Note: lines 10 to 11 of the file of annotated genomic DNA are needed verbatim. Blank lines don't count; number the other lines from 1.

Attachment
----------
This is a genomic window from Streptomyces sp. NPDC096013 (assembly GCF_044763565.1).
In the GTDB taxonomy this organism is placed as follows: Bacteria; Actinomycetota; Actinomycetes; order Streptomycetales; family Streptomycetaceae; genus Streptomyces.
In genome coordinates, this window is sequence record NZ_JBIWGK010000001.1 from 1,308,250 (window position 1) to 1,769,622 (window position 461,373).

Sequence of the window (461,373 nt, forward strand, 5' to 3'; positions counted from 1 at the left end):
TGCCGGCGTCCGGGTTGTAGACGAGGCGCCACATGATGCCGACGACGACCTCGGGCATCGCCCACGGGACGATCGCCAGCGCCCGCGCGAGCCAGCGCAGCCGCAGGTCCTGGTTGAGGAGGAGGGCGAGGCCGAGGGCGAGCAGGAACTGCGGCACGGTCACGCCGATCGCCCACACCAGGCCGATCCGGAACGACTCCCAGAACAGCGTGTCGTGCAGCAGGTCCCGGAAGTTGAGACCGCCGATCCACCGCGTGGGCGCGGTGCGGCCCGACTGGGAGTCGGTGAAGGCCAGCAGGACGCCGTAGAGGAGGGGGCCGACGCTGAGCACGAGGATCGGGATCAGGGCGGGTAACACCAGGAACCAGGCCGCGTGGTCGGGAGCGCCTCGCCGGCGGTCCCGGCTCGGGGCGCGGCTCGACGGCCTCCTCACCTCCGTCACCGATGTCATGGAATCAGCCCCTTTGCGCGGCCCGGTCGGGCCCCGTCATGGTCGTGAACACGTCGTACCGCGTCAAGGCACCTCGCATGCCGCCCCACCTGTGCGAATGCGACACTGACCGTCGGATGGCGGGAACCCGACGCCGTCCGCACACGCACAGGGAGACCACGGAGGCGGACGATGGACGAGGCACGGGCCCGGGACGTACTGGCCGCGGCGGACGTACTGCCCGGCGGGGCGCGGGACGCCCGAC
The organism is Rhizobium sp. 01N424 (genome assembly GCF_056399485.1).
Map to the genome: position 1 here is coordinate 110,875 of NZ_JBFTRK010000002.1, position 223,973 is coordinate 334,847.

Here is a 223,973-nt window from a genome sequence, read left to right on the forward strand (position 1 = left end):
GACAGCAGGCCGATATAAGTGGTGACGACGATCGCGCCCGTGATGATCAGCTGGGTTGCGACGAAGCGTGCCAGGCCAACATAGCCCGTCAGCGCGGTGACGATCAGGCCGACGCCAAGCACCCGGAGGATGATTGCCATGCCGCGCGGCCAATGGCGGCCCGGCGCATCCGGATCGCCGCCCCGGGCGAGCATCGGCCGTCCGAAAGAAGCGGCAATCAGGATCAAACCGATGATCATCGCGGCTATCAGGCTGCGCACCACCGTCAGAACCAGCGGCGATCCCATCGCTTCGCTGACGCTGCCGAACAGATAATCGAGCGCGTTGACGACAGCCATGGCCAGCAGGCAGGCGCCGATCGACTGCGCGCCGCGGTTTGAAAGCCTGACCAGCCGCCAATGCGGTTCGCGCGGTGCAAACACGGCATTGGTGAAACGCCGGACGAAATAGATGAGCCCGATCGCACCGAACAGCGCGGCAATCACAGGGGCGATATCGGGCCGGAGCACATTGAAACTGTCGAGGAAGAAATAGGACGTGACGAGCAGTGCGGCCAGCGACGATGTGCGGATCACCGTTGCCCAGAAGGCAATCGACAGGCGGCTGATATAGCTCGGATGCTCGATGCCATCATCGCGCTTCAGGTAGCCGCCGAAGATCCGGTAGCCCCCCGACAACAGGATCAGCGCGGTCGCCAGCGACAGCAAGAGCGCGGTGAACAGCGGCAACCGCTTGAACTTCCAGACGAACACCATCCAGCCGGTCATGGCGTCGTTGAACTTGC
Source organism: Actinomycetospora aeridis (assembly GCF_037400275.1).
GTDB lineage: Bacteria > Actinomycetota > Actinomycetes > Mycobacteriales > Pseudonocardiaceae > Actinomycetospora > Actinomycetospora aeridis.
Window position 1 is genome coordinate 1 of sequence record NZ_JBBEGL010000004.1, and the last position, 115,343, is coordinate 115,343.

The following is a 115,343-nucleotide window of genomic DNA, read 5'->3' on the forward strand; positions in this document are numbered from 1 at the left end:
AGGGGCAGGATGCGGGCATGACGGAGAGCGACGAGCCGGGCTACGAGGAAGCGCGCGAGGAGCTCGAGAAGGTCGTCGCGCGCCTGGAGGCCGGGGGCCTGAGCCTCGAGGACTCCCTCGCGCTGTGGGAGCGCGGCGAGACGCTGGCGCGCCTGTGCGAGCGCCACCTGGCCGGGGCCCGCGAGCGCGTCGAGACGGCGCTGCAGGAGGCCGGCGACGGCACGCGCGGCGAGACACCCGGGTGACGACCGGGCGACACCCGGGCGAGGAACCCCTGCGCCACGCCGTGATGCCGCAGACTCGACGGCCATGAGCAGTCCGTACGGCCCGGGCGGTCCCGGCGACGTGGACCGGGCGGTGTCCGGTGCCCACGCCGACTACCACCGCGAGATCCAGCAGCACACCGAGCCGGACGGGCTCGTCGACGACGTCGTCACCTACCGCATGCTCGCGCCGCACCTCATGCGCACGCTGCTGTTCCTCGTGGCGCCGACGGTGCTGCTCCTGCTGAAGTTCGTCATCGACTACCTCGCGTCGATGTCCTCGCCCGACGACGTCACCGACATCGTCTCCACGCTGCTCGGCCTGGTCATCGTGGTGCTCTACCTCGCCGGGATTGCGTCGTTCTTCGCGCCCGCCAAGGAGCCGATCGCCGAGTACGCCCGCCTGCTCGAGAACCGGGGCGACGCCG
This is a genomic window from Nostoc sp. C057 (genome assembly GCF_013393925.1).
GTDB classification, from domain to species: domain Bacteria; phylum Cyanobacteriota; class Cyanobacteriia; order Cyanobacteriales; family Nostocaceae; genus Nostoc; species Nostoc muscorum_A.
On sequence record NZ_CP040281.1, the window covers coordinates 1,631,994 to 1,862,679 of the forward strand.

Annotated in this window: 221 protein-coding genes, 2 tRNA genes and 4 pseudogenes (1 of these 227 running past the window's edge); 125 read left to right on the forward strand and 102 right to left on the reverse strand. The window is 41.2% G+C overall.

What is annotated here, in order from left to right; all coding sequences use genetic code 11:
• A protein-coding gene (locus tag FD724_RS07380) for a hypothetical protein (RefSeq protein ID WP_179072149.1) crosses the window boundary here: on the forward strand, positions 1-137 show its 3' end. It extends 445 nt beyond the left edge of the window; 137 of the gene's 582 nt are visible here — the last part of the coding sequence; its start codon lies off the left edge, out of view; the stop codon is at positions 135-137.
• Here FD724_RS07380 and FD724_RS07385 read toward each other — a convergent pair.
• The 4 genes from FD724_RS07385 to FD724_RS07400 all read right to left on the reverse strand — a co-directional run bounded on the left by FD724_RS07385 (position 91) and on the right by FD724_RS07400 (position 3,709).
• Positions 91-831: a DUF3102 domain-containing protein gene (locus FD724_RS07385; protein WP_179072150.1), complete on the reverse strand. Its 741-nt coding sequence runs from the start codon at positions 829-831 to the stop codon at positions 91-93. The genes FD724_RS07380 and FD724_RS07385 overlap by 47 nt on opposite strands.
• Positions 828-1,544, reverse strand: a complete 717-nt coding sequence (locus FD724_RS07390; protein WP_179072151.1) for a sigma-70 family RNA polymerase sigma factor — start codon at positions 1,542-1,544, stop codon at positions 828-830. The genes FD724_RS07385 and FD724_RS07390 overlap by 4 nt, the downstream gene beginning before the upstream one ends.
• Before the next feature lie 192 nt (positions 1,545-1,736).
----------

Source organism: Actinomycetospora aeridis (assembly GCF_037400275.1).
GTDB lineage: Bacteria > Actinomycetota > Actinomycetes > Mycobacteriales > Pseudonocardiaceae > Actinomycetospora > Actinomycetospora aeridis.